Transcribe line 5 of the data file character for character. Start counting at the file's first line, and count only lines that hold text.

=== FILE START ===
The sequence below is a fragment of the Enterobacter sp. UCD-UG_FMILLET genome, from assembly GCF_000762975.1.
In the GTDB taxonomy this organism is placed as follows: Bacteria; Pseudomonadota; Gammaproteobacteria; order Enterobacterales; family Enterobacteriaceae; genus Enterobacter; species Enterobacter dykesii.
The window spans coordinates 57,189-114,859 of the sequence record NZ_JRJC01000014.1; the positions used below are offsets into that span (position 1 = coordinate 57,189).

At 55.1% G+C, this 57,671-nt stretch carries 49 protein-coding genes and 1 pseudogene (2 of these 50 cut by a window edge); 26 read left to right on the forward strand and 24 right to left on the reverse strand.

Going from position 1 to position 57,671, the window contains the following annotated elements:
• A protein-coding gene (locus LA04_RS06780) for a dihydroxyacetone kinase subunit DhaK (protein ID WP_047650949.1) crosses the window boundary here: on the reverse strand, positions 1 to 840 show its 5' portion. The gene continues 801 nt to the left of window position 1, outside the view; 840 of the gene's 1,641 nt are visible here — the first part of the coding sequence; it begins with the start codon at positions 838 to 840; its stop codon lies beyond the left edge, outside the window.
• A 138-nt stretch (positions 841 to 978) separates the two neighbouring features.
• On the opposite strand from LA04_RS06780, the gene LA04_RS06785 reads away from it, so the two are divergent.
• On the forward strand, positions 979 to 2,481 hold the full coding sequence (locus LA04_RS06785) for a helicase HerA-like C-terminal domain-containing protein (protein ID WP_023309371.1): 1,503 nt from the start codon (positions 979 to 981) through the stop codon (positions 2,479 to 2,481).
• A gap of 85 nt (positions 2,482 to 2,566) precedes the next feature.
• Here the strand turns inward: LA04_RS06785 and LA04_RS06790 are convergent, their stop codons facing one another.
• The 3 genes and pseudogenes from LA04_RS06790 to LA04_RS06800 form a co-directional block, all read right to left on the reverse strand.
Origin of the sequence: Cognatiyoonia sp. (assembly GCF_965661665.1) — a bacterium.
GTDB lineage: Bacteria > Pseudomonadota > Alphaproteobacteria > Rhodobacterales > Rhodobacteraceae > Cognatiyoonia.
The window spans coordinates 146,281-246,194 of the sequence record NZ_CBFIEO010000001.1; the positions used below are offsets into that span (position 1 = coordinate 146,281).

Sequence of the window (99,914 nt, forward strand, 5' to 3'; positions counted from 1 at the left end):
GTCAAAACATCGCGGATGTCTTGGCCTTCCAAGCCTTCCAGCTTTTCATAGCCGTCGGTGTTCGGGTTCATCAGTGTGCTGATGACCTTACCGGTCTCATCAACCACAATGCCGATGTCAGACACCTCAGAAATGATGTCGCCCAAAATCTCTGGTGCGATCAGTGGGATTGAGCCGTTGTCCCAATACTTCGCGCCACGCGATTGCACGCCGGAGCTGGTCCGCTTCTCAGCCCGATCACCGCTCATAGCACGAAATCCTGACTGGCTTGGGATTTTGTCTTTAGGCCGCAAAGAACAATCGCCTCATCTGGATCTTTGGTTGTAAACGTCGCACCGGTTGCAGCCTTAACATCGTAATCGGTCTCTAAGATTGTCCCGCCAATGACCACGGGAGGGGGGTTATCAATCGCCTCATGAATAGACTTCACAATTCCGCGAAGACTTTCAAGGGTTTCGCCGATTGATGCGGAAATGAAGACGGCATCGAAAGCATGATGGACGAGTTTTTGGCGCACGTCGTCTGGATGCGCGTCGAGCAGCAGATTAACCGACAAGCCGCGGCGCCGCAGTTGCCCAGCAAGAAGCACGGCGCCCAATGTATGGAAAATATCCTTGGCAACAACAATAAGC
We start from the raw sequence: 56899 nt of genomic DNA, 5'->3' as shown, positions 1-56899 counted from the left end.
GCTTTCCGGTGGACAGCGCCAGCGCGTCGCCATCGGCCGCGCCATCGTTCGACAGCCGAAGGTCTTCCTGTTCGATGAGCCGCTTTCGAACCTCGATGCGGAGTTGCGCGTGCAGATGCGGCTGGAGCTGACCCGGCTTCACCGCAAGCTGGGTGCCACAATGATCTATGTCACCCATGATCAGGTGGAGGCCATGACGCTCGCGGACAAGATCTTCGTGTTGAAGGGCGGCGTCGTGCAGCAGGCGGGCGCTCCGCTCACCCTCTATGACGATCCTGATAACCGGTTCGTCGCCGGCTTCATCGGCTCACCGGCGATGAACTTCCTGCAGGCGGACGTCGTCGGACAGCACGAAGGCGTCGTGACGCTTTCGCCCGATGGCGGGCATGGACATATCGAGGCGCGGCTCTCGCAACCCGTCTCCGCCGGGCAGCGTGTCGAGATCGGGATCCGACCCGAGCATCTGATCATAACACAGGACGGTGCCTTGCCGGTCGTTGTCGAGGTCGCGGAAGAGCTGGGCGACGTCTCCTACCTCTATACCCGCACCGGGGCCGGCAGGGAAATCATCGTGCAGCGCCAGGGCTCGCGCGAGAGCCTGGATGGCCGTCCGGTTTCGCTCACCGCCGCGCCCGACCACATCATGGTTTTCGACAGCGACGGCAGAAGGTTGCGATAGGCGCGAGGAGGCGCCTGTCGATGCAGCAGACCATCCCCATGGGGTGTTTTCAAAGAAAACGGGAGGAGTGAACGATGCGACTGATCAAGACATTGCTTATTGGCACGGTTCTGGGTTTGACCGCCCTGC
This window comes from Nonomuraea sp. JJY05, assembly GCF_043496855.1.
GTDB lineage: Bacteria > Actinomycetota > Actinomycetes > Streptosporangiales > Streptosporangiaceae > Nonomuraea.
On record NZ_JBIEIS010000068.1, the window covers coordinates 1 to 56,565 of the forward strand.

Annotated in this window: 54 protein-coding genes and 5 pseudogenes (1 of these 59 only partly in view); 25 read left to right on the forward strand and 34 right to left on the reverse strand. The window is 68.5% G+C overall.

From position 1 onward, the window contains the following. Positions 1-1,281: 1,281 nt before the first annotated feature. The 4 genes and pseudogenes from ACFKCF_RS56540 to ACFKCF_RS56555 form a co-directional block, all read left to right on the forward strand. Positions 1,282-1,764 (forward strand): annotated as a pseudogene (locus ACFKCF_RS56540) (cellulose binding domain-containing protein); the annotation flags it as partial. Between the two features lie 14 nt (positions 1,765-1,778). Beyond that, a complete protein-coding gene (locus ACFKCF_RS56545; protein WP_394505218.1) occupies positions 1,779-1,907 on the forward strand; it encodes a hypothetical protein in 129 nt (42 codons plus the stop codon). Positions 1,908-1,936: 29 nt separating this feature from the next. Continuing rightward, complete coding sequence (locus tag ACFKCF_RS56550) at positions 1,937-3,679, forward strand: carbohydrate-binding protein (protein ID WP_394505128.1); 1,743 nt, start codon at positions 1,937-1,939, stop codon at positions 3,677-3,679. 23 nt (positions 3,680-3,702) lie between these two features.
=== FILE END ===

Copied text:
Going from position 1 to position 57,671, the window contains the following annotated elements: